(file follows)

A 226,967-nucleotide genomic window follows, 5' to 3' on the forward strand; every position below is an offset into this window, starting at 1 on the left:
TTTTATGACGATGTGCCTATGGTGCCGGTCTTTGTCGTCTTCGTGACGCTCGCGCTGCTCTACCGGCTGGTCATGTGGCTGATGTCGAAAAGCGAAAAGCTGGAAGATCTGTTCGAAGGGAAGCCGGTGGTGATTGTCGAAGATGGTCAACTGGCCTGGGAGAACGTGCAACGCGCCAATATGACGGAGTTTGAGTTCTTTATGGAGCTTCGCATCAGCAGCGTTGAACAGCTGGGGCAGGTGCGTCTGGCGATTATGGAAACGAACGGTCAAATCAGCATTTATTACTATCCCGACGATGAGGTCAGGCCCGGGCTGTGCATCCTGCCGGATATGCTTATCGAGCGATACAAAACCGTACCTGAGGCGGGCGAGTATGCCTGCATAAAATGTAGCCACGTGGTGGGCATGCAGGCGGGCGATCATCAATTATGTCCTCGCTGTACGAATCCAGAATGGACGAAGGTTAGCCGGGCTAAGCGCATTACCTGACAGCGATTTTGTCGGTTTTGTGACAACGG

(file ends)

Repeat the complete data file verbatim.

A 226,967-nucleotide genomic window follows, 5' to 3' on the forward strand; every position below is an offset into this window, starting at 1 on the left:
TTTTATGACGATGTGCCTATGGTGCCGGTCTTTGTCGTCTTCGTGACGCTCGCGCTGCTCTACCGGCTGGTCATGTGGCTGATGTCGAAAAGCGAAAAGCTGGAAGATCTGTTCGAAGGGAAGCCGGTGGTGATTGTCGAAGATGGTCAACTGGCCTGGGAGAACGTGCAACGCGCCAATATGACGGAGTTTGAGTTCTTTATGGAGCTTCGCATCAGCAGCGTTGAACAGCTGGGGCAGGTGCGTCTGGCGATTATGGAAACGAACGGTCAAATCAGCATTTATTACTATCCCGACGATGAGGTCAGGCCCGGGCTGTGCATCCTGCCGGATATGCTTATCGAGCGATACAAAACCGTACCTGAGGCGGGCGAGTATGCCTGCATAAAATGTAGCCACGTGGTGGGCATGCAGGCGGGCGATCATCAATTATGTCCTCGCTGTACGAATCCAGAATGGACGAAGGTTAGCCGGGCTAAGCGCATTACCTGACAGCGATTTTGTCGGTTTTGTGACAACGG